The new Facebook Graph Search, currently in beta and only available to some, is a powerful search engine capable of revealing and uncovering incredibly detailed information about you, your friends and total strangers. It allows you to search for fun facts like “Former actors who are currently employed as waiters,” “Which games do Dutch Defense Ministry employees like to play?” (Battlefield and Call of Duty) and “People who like Lance Armstrong, who like steroids and who like fairy tales.

But the new search engine goes beyond the level of providing “funny” lists or surprising your friends with intimate knowledge about them.

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Facebook Graph will provide unprecedented detailed personal information as soon as we take our queries one level further and combine details with details: “CEOs that like porn” or “Men who like Selena Gomez and FBI and are interested in men who like the bible.

Your privacy at stake

The success of Facebook Graph Search lies in our own love for Facebook. We, the public, are the ones who published this wealth of information on Facebook. Graph Search is merely using everything we already, and voluntarily, made public ourselves.

On the other hand — how many of you think about the consequences when liking and linking a page or when writing down your interests or telling your activities? And who in the world looks at what he wrote a year ago?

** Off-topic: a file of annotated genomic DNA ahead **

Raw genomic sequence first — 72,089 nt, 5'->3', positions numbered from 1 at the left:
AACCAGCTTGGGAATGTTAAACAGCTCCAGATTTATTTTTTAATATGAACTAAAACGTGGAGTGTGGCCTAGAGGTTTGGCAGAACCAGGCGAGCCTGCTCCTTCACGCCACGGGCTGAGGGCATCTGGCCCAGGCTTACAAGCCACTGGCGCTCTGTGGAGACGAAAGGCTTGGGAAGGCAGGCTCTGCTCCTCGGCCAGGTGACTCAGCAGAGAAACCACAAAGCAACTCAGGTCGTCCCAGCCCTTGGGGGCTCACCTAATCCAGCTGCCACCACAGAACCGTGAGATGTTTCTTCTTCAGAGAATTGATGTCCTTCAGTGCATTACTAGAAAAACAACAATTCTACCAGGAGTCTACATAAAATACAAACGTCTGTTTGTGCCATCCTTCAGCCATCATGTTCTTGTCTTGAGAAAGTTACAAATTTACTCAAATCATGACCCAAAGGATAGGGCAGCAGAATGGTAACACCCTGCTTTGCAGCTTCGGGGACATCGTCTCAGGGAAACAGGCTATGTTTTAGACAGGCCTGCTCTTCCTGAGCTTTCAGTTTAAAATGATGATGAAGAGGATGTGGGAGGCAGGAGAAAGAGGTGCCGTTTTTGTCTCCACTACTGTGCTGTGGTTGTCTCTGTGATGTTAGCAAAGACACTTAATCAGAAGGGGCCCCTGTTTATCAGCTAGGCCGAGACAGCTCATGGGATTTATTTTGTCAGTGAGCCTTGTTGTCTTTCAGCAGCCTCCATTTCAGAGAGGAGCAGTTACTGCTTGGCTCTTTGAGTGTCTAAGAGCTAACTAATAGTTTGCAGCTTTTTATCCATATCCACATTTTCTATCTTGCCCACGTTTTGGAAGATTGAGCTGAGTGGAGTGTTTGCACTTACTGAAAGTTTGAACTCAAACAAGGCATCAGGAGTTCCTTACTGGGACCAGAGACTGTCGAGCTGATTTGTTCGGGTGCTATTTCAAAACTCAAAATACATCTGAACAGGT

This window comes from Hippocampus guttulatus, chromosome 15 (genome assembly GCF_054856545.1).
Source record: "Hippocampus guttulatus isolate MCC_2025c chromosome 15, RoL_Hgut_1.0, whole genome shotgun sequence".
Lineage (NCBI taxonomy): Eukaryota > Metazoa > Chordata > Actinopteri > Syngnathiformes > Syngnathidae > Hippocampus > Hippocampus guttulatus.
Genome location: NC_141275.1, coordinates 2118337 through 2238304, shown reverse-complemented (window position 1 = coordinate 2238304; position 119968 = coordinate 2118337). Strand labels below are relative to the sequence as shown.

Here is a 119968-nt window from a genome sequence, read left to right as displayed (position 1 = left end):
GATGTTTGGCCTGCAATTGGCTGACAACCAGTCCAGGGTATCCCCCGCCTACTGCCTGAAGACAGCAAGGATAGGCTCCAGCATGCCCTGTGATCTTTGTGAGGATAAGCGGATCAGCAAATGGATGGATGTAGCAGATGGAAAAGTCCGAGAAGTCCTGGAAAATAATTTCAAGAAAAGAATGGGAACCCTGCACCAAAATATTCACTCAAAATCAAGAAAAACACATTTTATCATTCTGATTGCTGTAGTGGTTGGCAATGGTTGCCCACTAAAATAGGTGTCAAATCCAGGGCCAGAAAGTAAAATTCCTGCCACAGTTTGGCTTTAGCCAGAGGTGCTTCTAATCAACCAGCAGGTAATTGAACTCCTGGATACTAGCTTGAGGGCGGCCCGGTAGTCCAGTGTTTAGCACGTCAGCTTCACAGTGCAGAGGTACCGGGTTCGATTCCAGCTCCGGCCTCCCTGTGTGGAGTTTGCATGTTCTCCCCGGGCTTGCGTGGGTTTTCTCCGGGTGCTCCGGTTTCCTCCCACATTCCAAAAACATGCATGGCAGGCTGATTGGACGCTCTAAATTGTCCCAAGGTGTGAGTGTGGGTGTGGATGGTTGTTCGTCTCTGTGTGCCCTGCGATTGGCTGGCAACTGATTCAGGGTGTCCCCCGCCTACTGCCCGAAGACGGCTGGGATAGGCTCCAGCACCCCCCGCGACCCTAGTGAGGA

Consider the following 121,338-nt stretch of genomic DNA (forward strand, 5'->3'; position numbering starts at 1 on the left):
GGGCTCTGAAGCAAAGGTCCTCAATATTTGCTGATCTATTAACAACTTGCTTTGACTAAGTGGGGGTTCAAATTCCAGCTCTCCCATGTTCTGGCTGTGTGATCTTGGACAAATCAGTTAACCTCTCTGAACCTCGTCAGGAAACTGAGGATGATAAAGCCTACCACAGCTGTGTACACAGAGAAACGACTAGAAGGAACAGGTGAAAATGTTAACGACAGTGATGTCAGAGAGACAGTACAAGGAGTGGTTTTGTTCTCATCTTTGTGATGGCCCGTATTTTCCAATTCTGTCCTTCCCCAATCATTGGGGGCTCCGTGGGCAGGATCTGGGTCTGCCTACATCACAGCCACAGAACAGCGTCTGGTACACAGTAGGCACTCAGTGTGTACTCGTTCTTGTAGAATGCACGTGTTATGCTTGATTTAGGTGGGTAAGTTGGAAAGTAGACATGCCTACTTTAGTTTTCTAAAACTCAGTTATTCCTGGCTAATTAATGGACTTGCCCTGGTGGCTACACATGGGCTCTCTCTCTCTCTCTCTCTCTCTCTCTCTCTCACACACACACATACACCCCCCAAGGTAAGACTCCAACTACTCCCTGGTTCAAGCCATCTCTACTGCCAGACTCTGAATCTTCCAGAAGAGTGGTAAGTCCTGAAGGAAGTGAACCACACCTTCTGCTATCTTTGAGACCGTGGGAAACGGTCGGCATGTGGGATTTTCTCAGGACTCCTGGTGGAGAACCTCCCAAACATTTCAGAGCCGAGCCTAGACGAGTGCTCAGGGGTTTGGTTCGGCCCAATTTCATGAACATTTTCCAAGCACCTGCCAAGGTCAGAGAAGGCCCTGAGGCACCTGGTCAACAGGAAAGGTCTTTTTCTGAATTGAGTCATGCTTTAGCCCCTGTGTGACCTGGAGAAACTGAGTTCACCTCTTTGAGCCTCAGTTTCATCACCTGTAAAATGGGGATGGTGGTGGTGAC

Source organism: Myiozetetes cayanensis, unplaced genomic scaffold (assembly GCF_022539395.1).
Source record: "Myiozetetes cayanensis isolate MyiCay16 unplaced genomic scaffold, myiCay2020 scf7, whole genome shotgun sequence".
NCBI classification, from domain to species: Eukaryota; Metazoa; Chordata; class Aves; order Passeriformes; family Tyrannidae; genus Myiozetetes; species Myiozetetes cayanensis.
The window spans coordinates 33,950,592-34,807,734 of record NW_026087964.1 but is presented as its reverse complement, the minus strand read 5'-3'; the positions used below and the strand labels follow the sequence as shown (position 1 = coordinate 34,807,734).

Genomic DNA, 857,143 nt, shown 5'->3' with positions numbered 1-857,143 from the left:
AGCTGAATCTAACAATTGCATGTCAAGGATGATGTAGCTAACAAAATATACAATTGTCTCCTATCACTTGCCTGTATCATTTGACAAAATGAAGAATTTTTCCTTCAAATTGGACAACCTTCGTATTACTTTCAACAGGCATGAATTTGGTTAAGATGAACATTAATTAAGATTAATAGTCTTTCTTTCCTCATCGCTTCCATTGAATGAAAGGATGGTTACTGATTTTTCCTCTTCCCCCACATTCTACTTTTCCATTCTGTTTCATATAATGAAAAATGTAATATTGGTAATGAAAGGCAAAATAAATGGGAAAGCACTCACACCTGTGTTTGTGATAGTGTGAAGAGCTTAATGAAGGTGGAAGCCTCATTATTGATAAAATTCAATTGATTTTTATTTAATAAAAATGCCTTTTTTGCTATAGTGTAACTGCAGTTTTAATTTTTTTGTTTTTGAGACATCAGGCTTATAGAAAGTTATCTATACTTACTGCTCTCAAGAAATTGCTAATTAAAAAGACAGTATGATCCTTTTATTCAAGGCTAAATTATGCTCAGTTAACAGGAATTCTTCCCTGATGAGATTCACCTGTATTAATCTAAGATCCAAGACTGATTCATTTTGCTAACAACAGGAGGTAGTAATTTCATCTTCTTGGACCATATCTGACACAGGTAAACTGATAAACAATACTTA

Facebook enables its users to hide personal details from the Graph Search, but the process is not a simple one, requiring substantially more than just one click. For a quick reference guide on how to protect your privacy, check this manual, still a work in progress.

When contacted (via Facebook) to comment on Graph Search and privacy concerns, Facebook representatives said the company does not comment on pre-beta products like Graph Search but did offer a link to the official information /graphsearch, which includes a section on “Graph Search and Privacy.”

I think the new Facebook Graph Search will shock some people. It can — and probably will — serve as a mirror to the public. But at what cost?

Intimidating tool

Graph Search becomes a full-fledged intimidating tool once we start to trace people with questions like “Single detectives who like Scientology,” “Widowed people from New York who like psychotherapy and visit bars” or “People who work for Apple AND work for Google.”

Contrary to the old Facebook Search — a mediocre, sluggish search engine — Facebook Graph allows you to combine more than 100+ personal details about friends and strangers. I’m still counting.

Using Graph, we can pinpoint people who meet certain criteria or who have certain interests, as well as certain connections.

Sensitive details

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Let’s start with a general query like “People from the United States.” We can now drill down on 11 relationship details, including sensitive details about our private lives, such as Divorced and Widowed. Drilling down on Muslim, Conservative is easy too:

This way we can generate a list of Conservative Muslims from the United States.